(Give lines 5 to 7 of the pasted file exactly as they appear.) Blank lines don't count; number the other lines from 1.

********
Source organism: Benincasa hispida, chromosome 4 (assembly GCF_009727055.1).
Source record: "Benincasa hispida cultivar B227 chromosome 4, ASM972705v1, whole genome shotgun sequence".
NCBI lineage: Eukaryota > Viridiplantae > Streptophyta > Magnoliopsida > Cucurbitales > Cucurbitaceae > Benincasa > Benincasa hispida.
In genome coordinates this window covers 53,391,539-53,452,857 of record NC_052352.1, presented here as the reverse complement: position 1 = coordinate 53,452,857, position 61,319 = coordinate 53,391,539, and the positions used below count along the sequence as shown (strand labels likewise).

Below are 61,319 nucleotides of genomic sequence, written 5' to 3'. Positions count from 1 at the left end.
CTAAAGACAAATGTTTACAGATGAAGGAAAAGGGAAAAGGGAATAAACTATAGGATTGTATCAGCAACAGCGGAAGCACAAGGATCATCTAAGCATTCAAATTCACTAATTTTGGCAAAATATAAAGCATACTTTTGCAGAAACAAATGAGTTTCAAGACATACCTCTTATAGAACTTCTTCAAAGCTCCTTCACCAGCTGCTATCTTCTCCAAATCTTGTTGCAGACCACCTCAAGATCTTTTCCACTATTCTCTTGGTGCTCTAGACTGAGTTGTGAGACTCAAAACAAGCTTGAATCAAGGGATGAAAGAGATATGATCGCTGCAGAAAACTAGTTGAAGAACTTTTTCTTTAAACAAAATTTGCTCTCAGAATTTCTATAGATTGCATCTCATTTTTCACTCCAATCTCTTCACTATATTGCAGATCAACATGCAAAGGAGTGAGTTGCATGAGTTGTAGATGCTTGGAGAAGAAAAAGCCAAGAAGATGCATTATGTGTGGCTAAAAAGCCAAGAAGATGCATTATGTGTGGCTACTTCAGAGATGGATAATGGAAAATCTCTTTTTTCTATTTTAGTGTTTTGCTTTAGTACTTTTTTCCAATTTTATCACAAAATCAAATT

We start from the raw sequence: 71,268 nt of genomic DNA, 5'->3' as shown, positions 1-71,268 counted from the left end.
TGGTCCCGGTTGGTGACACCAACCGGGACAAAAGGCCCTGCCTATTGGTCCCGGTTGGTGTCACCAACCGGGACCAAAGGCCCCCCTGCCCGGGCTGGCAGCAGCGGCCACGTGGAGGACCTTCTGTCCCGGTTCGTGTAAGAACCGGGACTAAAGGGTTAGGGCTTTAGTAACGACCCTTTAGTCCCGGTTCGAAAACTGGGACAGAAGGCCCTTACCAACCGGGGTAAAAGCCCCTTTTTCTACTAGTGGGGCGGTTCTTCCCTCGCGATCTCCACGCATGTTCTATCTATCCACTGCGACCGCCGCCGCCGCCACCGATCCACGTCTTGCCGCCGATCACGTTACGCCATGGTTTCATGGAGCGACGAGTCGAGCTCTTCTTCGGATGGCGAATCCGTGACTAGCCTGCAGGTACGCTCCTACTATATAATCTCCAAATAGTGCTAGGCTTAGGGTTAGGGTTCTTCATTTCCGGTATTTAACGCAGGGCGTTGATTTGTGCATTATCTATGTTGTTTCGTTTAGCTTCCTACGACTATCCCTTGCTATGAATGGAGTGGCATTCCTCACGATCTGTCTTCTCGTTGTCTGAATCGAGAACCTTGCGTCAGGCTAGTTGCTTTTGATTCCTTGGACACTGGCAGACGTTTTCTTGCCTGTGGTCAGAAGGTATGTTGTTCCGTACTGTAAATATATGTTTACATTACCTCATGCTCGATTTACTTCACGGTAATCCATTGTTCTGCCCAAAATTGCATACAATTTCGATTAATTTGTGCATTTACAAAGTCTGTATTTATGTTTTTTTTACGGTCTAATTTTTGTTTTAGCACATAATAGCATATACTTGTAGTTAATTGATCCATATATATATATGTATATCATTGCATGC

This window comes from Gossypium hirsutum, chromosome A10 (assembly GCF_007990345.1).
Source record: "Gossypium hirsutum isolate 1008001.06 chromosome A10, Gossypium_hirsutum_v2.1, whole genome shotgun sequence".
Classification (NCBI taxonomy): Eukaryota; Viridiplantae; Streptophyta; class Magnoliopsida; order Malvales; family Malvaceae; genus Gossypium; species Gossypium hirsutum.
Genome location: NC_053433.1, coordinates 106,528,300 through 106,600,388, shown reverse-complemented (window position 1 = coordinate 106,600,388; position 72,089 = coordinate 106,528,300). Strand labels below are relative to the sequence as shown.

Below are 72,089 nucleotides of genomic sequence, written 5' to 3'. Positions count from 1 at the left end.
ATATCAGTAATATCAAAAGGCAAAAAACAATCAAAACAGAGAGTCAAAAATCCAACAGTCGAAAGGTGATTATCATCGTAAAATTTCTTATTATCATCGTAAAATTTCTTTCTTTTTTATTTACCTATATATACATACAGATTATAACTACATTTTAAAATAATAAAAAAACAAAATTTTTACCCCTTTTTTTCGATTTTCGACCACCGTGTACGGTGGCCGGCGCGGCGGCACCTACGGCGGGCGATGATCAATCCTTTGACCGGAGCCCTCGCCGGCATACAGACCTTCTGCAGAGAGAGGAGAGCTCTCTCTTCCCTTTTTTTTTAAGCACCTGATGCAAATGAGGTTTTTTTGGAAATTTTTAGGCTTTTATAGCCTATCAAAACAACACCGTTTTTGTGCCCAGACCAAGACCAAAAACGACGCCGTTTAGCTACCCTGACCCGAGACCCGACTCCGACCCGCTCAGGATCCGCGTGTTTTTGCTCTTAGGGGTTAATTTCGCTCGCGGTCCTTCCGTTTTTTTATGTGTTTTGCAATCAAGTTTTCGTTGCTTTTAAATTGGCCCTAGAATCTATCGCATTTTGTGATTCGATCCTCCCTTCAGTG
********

Below are 61,319 nucleotides of genomic sequence, written 5' to 3'. Positions count from 1 at the left end.
CTAAAGACAAATGTTTACAGATGAAGGAAAAGGGAAAAGGGAATAAACTATAGGATTGTATCAGCAACAGCGGAAGCACAAGGATCATCTAAGCATTCAAATTCACTAATTTTGGCAAAATATAAAGCATACTTTTGCAGAAACAAATGAGTTTCAAGACATACCTCTTATAGAACTTCTTCAAAGCTCCTTCACCAGCTGCTATCTTCTCCAAATCTTGTTGCAGACCACCTCAAGATCTTTTCCACTATTCTCTTGGTGCTCTAGACTGAGTTGTGAGACTCAAAACAAGCTTGAATCAAGGGATGAAAGAGATATGATCGCTGCAGAAAACTAGTTGAAGAACTTTTTCTTTAAACAAAATTTGCTCTCAGAATTTCTATAGATTGCATCTCATTTTTCACTCCAATCTCTTCACTATATTGCAGATCAACATGCAAAGGAGTGAGTTGCATGAGTTGTAGATGCTTGGAGAAGAAAAAGCCAAGAAGATGCATTATGTGTGGCTAAAAAGCCAAGAAGATGCATTATGTGTGGCTACTTCAGAGATGGATAATGGAAAATCTCTTTTTTCTATTTTAGTGTTTTGCTTTAGTACTTTTTTCCAATTTTATCACAAAATCAAATT

We start from the raw sequence: 71,268 nt of genomic DNA, 5'->3' as shown, positions 1-71,268 counted from the left end.